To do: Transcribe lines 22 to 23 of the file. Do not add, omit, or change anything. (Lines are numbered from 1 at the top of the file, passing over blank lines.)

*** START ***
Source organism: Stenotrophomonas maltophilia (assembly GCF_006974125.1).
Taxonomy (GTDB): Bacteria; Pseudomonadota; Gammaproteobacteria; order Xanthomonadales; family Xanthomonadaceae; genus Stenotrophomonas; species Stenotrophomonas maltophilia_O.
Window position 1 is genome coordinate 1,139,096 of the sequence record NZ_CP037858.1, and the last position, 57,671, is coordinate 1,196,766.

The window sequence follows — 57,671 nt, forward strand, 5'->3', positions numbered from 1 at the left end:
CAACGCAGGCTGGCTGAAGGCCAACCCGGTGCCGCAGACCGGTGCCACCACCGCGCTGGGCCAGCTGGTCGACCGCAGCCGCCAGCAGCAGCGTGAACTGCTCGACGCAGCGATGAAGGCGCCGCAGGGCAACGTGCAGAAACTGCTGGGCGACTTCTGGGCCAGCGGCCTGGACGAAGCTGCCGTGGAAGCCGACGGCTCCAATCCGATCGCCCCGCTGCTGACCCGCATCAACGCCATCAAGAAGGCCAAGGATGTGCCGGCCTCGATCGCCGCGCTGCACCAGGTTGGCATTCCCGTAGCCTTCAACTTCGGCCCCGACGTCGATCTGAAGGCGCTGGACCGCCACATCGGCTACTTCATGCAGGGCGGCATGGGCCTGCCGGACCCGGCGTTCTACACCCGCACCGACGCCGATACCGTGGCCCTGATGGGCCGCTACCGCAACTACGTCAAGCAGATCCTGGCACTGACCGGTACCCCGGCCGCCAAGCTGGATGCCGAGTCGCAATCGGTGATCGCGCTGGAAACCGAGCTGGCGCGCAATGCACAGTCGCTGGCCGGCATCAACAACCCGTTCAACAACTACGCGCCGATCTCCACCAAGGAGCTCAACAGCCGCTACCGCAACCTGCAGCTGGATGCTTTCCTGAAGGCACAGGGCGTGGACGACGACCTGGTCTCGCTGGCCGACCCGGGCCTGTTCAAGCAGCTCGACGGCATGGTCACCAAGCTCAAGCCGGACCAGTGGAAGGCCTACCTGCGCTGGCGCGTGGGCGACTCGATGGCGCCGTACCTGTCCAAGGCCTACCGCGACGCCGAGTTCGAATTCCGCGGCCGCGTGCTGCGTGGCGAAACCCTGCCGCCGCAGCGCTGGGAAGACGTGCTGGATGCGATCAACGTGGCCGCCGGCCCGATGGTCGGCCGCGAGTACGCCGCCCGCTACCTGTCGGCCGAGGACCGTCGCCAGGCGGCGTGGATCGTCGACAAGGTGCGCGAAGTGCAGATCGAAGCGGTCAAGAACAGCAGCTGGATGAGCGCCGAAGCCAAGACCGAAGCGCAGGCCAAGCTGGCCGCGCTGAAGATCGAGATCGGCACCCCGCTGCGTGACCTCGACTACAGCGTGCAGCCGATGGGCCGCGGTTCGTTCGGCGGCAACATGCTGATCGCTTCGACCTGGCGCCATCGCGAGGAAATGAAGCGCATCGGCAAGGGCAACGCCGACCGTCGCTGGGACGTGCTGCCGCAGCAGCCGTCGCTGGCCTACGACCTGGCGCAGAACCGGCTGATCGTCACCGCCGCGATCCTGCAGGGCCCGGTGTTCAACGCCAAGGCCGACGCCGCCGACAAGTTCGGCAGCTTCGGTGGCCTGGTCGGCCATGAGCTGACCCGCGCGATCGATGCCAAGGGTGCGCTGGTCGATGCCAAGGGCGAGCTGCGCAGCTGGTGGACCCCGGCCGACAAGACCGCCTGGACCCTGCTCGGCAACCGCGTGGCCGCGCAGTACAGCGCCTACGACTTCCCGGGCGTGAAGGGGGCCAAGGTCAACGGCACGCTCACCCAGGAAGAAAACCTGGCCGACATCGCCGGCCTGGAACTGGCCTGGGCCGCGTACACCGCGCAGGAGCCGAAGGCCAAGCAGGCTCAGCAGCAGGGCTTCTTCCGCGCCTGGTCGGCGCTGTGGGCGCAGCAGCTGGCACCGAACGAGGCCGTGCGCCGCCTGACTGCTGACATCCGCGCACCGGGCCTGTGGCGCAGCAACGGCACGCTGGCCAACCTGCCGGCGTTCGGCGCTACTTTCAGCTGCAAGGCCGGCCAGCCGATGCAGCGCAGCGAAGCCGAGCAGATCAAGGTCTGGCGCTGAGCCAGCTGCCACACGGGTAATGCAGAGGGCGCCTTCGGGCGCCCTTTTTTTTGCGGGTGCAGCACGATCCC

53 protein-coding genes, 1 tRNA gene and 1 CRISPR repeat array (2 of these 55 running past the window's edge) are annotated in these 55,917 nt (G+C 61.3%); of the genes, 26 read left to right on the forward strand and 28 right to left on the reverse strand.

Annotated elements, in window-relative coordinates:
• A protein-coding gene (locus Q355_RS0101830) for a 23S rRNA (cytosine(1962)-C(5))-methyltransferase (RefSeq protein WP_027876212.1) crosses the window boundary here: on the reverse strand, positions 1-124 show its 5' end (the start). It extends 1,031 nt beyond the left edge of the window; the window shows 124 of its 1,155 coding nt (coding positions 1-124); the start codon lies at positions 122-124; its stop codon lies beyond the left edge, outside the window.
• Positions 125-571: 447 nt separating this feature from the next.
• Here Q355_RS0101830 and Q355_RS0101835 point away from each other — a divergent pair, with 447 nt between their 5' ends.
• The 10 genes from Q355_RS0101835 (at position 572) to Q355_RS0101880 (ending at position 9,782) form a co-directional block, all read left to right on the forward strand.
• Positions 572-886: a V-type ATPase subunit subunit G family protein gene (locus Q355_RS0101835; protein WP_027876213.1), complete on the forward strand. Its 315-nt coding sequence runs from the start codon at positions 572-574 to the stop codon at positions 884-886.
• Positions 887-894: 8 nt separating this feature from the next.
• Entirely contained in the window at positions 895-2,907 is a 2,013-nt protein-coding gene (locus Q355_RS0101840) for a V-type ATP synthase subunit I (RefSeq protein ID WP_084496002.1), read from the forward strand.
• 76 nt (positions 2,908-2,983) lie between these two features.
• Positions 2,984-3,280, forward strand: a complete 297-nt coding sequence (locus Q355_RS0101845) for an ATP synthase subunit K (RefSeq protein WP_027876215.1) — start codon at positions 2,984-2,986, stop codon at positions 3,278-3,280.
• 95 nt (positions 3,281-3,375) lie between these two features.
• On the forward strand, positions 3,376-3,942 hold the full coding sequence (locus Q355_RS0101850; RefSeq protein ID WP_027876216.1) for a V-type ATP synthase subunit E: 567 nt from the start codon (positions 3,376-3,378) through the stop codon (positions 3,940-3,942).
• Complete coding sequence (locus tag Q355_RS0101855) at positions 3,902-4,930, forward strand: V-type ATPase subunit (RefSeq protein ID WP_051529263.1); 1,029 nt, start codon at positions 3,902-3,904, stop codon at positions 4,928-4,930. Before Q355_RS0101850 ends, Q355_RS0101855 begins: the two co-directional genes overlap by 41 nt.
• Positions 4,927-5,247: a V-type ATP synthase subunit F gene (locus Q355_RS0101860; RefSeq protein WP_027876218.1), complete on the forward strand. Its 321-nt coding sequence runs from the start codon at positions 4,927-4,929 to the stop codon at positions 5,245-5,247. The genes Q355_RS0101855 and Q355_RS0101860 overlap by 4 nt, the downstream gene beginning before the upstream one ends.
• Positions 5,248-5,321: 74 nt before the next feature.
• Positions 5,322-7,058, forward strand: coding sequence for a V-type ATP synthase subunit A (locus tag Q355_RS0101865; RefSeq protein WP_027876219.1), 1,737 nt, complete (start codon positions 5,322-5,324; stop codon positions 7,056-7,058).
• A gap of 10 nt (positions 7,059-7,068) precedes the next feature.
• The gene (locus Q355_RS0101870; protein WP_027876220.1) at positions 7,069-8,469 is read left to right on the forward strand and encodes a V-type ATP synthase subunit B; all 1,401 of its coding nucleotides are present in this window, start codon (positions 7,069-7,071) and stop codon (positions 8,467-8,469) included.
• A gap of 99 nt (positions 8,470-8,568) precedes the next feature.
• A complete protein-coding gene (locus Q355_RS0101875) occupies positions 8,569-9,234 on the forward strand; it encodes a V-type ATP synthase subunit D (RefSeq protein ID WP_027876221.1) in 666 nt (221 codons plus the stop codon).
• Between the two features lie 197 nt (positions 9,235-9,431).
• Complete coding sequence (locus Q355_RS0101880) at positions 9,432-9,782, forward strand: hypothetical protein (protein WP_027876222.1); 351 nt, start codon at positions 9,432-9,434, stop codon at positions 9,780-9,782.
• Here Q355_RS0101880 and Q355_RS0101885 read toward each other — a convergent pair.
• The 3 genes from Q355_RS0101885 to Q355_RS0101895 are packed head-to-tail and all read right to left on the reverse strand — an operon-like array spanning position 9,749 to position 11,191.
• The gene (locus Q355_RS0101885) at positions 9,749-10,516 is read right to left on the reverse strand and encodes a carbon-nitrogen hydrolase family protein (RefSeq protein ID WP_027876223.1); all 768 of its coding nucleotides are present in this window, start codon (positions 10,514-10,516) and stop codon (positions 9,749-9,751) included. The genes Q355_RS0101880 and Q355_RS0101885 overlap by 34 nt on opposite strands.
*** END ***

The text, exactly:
• Positions 5,322-7,058, forward strand: coding sequence for a V-type ATP synthase subunit A (locus tag Q355_RS0101865; RefSeq protein WP_027876219.1), 1,737 nt, complete (start codon positions 5,322-5,324; stop codon positions 7,056-7,058).
• A gap of 10 nt (positions 7,059-7,068) precedes the next feature.